We all want an awesome life. And very often you know what you need to do to improve it… but you don’t do it.
I don’t blame you. Hey, some of that stuff is hard. (I should know. I write about it all the time.)
Isn’t there an easy, passive way where your flaws start correcting themselves, you gain respectable goals and become much, much happier?
Well, at least in theory, there just might be. I called somebody to find out.
Nicholas Christakis, MD, PhD, MPH, is a professor at Yale University and directs the Human Nature Lab there. He is the author (with James Fowler) of Connected: The Surprising Power of Our Social Networks and How They Shape Our Lives.
Here’s his TED talk:
Tons of research (and common sense) shows that the people around you influence your behavior. In fact, they influence it a lot more than you might think and probably more than you’re comfortable with admitting.
But here’s the really crazy part: not only do your friends affect your behavior, so do their friends. And their friends’ friends. Here’s Nicholas:
Across many different kinds of behavior: voting, cooperation, smoking, weight loss and weight gain, happiness, cooperative behavior, public health behaviors, we and others have been able to show that people are very meaningfully affected by the behaviors of other people to whom they’re connected. And here’s the kicker: they are also affected by the behaviors of people to whom they’re not directly connected. When your friend’s friends quit smoking or your friend’s friends friend become nicer and more cooperative, this ripples through the network and affects you. Similarly, when you make a positive change in your life, when you start running for example, or you participate in our democracy and you vote, it ripples outward from you and can affect dozens, hundreds, perhaps even thousands of other people.
So if you spend time with different people, could you become a different person?
Want the laziest way to improve your life? The prescription is simple…
The Longevity Project, which studied over 1000 people from youth to death had this to say:
The groups you associate with often determine the type of person you become. For people who want improved health, association with other healthy people is usually the strongest and most direct path of change.
In Charles Duhigg’s excellent book The Power of Habit: Why We Do What We Do in Life and Business:
In a 1994 Harvard study that examined people who had radically changed their lives, for instance, researchers found that some people had remade their habits after a personal tragedy… Just as frequently, however, there was no tragedy that preceded people’s transformations. Rather, they changed because they were embedded in social groups that made change easier… When people join groups where change seems possible, the potential for that change to occur becomes more real.
But what if you’re not even trying to make big changes in your life? What if you just want to be treated well? Turns out altruism and jerk-itude also move through networks. Here’s Nicholas:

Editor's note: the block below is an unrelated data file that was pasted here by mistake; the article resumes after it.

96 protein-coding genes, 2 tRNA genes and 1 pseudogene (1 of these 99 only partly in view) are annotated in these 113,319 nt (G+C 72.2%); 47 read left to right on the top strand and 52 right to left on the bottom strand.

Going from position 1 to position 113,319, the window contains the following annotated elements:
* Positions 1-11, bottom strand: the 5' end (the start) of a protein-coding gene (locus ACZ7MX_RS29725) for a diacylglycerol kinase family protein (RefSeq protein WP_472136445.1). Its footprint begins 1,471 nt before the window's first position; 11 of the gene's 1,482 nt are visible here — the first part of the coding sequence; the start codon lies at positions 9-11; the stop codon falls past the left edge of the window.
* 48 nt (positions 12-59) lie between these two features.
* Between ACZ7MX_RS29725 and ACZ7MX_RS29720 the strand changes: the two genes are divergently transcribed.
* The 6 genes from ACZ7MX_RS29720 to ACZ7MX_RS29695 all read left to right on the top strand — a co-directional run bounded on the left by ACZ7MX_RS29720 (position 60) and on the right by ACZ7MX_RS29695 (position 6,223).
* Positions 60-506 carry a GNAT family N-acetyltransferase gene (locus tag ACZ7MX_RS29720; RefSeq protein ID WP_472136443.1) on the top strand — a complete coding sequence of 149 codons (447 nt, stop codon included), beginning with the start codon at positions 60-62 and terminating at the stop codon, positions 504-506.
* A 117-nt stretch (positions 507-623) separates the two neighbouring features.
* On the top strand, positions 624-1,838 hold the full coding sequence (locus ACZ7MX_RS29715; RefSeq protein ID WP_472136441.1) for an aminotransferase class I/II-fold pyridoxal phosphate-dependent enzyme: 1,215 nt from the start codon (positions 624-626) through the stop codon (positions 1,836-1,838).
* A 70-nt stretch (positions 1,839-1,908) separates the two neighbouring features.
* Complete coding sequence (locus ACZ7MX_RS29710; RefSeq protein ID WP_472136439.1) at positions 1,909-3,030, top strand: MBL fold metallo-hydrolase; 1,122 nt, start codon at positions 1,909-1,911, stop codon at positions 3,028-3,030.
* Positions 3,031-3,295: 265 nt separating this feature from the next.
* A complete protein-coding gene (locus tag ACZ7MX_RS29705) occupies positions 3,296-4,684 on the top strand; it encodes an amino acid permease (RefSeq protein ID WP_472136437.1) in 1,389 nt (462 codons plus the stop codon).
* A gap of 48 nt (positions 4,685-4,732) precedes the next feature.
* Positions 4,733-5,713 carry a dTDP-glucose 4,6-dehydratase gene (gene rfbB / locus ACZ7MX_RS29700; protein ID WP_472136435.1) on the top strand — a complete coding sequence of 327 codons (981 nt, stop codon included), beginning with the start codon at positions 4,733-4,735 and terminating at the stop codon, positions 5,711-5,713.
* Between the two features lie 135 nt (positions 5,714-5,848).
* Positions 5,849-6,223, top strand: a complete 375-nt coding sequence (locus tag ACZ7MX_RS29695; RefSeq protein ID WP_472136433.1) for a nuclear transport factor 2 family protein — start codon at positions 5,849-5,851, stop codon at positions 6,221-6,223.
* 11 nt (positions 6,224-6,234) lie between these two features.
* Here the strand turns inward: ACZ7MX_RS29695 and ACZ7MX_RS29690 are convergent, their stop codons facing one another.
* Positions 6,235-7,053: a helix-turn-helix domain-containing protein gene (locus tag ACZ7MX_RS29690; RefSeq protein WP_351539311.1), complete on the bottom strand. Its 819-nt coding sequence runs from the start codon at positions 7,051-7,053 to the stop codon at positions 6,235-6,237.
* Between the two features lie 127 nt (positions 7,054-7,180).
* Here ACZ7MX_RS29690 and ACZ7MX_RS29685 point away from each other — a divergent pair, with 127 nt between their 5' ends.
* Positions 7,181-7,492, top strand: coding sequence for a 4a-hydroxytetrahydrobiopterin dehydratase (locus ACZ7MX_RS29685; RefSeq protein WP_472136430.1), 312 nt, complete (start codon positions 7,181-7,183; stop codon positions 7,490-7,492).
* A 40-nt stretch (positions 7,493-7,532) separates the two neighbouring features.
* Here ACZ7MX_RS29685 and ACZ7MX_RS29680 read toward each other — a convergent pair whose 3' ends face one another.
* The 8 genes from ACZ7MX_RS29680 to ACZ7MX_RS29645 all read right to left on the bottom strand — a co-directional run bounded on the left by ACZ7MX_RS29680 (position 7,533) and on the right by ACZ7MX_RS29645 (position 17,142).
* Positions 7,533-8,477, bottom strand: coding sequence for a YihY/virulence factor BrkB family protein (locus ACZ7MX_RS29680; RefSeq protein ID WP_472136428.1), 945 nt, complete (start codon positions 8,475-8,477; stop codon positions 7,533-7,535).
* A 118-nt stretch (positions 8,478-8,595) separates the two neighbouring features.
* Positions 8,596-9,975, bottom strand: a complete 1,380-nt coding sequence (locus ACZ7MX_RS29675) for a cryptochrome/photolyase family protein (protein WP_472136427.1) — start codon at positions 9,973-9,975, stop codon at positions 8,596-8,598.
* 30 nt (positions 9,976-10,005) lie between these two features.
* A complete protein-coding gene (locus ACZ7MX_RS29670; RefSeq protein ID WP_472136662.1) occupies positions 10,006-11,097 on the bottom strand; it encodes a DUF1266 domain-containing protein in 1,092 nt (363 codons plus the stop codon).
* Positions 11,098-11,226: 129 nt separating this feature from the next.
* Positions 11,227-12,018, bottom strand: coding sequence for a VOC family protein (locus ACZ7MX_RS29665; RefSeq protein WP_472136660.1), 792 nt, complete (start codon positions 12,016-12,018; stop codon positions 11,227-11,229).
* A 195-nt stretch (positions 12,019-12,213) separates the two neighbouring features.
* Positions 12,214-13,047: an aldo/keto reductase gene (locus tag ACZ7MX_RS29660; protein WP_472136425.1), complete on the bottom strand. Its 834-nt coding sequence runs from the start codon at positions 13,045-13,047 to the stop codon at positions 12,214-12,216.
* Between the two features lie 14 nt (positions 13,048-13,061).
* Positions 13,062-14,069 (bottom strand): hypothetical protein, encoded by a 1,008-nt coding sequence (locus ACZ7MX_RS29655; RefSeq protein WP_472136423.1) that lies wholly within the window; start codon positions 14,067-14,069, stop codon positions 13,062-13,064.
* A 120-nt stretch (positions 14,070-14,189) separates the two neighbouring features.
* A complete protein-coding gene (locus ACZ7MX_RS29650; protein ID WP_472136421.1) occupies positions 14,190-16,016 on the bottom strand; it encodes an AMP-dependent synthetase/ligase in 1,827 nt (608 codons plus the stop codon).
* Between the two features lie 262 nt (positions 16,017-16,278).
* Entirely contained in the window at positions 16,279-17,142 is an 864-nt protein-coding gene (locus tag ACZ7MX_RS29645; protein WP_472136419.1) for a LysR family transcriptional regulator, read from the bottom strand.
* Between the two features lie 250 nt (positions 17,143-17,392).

We’ve shown that altruistic behavior ripples through networks and so does meanness. Networks will magnify whatever they are seeded with. They will magnify Ebola and fascism and unhappiness and violence, but also they will magnify love and altruism and happiness and information.
And the workplace isn’t much different. Behavior is contagious there, too.
Psychologists have observed that bad habits can spread through an office like a contagious disease. Employees tend to mirror the bad behaviors of their co-workers, with factors as diverse as low morale, poor working habits, and theft from the employer all rising based on the negative behavior of peers. – Greene 1999
When I spoke to Stanford GSB professor Bob Sutton, he told me his #1 piece of advice to students was this:
When you take a job take a long look at the people you’re going to be working with — because the odds are you’re going to become like them, they are not going to become like you.
(For more on how to get people to like you, from an FBI behavior expert, click here.)
So the people around you can unconsciously affect your behavior in many ways — positive and negative. Let’s focus on one thing we’re all interested in: happiness. Because this is where it gets really interesting…
Would an extra $10,000 dollars a year make you happier? I’ll assume you’re nodding. Research shows 10K only provides a 2% increased chance of happiness.
Meanwhile, being surrounded by happy friends makes you 15% more likely to be happy.
Even if a friend of a friend of a friend becomes happier, that means a 6% chance you will become happier.
So the happiness of people you have never met — and may never meet — is three times as powerful as money.
An extra $5,000 in 1984 dollars (which corresponds to about $10,000 in 2009 dollars) was associated with only a 2 percent increased chance of a person being happy. So, having happy friends and relatives appears to be a more effective predictor of happiness than earning more money. And the amazing thing is that even people who are three degrees removed from you, whom you may have never met, can have a stronger impact on your personal happiness than a wad of hundreds in your pocket.